As with other Thirkell novels, the beauty of the novels don’t lie in the weak plots but in the rather full bodied, lovable characters. They have mannerisms and flaws in their characters but they are always very believable. Thirkell imparts to them such well timed, comedic humour that these books are a joy to read.

Title: Wild Strawberries

Author: Angela Thirkell

Published: 1934

Setting: Rushwater Estate, Barsetshire, England

Characters: Mary Preston, Aunt Agnes, Lady Emily, John Leslie, David Leslie, Madame Boulle, Joan Stevenson, Gudgeon.

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The Ghost of Tennyson in Monica Dickens’ ‘Mariana’


Mariana by Monica Dickens

Mariana‘ by Monica Dickens is a coming of age novel about a young girl, striving her whole life, to find the perfect love. It’s a story that has great depth and one of the most striking endings I have read in the longest time.

Mary lives with her working mother and uncle in a small flat in London. She remains disconnected to her everyday life in London but highly anticipates the time that she can spend during the holidays, with her extended paternal family in the countryside. Her first love is for her cousin. But the love is rather one sided.

We witness Mary’s emotional awakening as a young child, besotted with cousin Denys. Later as a young woman, we find her engaged to a young Frenchman in Paris, called Pierre. Though Pierre helps her to overcome her loneliness in a foreign city, Mary knows that the relationship is tinged with her doubts. Later, when she is working in England, she finds love in the most unexpected way. Sam, a young architect is everything she has always, unknowingly been looking for. With Sam there are no doubts, no fears or insecurities. But with the outset of the Second World War, lives fall into jeopardy. Can Mary’s love survive the ordeal?

While Mary is enrolled in drama school as a young girl, she is asked to recite Tennyson’s poem ‘Mariana’. As revealed later in the novel, this is quite a pivotal moment in the novel. Mariana is a poem about a woman who is disconnected from society and despondently awaits the return of her love. The poem is laced with doubt and desolation. There is an absence of a conclusive ending in the poem, just as there is in the story by Dickens. But there is a faint whisper or a premonition of what may come to pass. Some endings are best left unsaid.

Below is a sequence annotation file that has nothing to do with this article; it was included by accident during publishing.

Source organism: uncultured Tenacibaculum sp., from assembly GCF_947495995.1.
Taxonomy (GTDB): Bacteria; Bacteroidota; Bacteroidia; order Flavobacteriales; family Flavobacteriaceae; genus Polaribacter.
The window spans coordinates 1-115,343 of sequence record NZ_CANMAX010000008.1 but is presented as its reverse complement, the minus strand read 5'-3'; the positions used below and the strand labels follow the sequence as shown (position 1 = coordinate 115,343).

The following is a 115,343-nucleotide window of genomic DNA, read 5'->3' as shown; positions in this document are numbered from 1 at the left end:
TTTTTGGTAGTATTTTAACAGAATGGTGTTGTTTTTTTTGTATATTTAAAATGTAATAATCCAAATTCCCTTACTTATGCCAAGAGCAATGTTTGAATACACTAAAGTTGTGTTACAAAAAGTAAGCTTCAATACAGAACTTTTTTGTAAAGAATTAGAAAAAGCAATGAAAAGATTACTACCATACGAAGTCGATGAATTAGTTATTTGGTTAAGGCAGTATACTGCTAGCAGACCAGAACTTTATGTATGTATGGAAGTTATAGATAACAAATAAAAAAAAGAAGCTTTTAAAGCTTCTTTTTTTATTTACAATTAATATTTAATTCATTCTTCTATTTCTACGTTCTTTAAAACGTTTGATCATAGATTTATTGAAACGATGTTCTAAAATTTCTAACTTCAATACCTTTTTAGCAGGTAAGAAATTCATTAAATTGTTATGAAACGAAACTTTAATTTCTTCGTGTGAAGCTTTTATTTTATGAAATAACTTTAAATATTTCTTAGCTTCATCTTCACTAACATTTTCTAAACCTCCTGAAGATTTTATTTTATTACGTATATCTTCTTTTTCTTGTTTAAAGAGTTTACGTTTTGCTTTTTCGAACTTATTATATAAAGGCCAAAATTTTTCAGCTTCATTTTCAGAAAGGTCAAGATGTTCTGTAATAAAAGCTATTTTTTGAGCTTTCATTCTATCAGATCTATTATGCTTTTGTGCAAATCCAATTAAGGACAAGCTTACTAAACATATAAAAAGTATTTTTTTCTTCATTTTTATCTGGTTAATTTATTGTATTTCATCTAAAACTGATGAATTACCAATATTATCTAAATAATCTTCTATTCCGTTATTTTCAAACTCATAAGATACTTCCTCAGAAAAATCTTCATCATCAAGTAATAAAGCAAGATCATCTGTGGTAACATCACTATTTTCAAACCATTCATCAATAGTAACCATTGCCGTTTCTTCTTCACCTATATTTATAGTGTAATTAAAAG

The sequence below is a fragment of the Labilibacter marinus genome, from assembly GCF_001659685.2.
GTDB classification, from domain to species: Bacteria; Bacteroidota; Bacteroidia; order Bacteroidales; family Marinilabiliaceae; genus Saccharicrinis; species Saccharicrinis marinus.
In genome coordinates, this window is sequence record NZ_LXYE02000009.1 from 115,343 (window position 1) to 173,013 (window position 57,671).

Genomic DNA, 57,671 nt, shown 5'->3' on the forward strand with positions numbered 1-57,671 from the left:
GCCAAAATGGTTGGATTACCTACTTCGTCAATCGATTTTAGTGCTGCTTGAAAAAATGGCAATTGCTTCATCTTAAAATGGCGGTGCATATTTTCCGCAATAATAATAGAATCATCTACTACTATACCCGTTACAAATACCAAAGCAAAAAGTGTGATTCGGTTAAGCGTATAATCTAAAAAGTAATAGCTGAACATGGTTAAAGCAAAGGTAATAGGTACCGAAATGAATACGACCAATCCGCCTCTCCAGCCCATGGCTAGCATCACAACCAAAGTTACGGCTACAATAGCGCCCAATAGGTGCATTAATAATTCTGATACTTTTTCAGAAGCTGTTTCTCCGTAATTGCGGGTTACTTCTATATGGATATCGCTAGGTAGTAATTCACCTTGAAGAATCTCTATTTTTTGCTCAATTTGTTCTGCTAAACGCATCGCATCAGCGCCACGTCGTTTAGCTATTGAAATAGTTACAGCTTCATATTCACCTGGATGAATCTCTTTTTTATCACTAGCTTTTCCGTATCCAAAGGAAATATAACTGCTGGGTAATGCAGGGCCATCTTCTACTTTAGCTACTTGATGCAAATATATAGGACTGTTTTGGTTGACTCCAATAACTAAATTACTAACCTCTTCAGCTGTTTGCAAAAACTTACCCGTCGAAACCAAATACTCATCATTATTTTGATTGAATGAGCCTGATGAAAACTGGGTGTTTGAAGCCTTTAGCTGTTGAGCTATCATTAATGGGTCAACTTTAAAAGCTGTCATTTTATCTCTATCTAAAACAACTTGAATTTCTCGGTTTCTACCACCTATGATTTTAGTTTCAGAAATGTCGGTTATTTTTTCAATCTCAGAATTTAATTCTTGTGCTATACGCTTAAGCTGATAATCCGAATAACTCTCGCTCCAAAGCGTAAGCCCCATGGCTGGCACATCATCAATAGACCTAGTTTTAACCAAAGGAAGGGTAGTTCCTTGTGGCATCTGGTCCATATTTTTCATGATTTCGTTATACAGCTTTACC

It is only at the end of the novel that we fully realize that Dickens’ Mary is Tennyson’s Mariana and the full force of Dickens’ genius strikes us.

  • Title: Mariana
  • Author: Monica Dickens
  • Publisher: Persephone Books
  • Year of Publication: 1940
  • Setting: Somerset, England, London and Paris

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The Tenant of Wildfell Hall

image.jpegStartlingly, ahead  of the time, this is a story dealing with the themes of drunkenness and debauchery and the strong will of a Victorian woman, determined to change her fate.

Anne Brontë’s writing deviates from both her sisters, in having an air of realism in it’s narrative  The style is wonderfully lucid and the storytelling very proficient.

The Plot of the Tenant of Wildfell Hall

The ‘Tenant of Wildfell Hall‘ tells of the story of a young mother, Helen Graham and her small son, who quite mysteriously come to live one day at the quite dilapidated Wildfell Hall. The neighborhood is thrown into quite a tumult and everyone is quite curious to know more about Helen Graham’s personal history and how she came to be alone.

Helen’s reclusive air and dislike for company, added to the resemblance of her son Arthur to the local Mr Lawrence, further fuels nasty rumors. The gossip reaches the ears of landowner and farmer Gilbert Markham.

Gilbert forms a close friendship with Helen Graham. The friendship threatens to assume a more romantic turn and Helen tries to discourage Gilbert’s amorous efforts. However, one day she is compelled to reveal the mystery of her past by letting him read her lengthy diary entries.